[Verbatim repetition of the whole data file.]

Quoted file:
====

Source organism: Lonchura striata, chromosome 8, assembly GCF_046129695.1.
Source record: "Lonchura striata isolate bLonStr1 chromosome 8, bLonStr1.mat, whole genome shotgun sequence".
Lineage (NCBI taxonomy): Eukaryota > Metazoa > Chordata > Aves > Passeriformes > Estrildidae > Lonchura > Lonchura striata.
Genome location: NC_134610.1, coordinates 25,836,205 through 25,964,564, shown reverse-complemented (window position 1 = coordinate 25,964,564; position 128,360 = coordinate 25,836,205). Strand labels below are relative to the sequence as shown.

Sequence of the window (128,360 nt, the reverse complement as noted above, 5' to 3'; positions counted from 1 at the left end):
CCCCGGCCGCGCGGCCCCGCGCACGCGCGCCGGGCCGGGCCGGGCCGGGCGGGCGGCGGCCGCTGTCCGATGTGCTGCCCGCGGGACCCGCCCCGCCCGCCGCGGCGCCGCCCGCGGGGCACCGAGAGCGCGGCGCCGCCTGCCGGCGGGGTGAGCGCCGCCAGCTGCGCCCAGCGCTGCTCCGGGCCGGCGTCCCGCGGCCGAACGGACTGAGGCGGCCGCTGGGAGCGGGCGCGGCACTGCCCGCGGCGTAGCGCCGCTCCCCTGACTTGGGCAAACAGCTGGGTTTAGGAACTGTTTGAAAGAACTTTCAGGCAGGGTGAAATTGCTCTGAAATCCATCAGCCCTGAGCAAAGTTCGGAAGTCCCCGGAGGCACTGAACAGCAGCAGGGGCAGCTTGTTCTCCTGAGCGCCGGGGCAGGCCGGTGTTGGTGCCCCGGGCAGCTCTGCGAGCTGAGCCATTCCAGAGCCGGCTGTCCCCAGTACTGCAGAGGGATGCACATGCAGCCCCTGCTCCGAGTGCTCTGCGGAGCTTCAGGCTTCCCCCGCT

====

Source organism: Lonchura striata, chromosome 8, assembly GCF_046129695.1.
Source record: "Lonchura striata isolate bLonStr1 chromosome 8, bLonStr1.mat, whole genome shotgun sequence".
Lineage (NCBI taxonomy): Eukaryota > Metazoa > Chordata > Aves > Passeriformes > Estrildidae > Lonchura > Lonchura striata.
Genome location: NC_134610.1, coordinates 25,836,205 through 25,964,564, shown reverse-complemented (window position 1 = coordinate 25,964,564; position 128,360 = coordinate 25,836,205). Strand labels below are relative to the sequence as shown.

Sequence of the window (128,360 nt, the reverse complement as noted above, 5' to 3'; positions counted from 1 at the left end):
CCCCGGCCGCGCGGCCCCGCGCACGCGCGCCGGGCCGGGCCGGGCCGGGCGGGCGGCGGCCGCTGTCCGATGTGCTGCCCGCGGGACCCGCCCCGCCCGCCGCGGCGCCGCCCGCGGGGCACCGAGAGCGCGGCGCCGCCTGCCGGCGGGGTGAGCGCCGCCAGCTGCGCCCAGCGCTGCTCCGGGCCGGCGTCCCGCGGCCGAACGGACTGAGGCGGCCGCTGGGAGCGGGCGCGGCACTGCCCGCGGCGTAGCGCCGCTCCCCTGACTTGGGCAAACAGCTGGGTTTAGGAACTGTTTGAAAGAACTTTCAGGCAGGGTGAAATTGCTCTGAAATCCATCAGCCCTGAGCAAAGTTCGGAAGTCCCCGGAGGCACTGAACAGCAGCAGGGGCAGCTTGTTCTCCTGAGCGCCGGGGCAGGCCGGTGTTGGTGCCCCGGGCAGCTCTGCGAGCTGAGCCATTCCAGAGCCGGCTGTCCCCAGTACTGCAGAGGGATGCACATGCAGCCCCTGCTCCGAGTGCTCTGCGGAGCTTCAGGCTTCCCCCGCT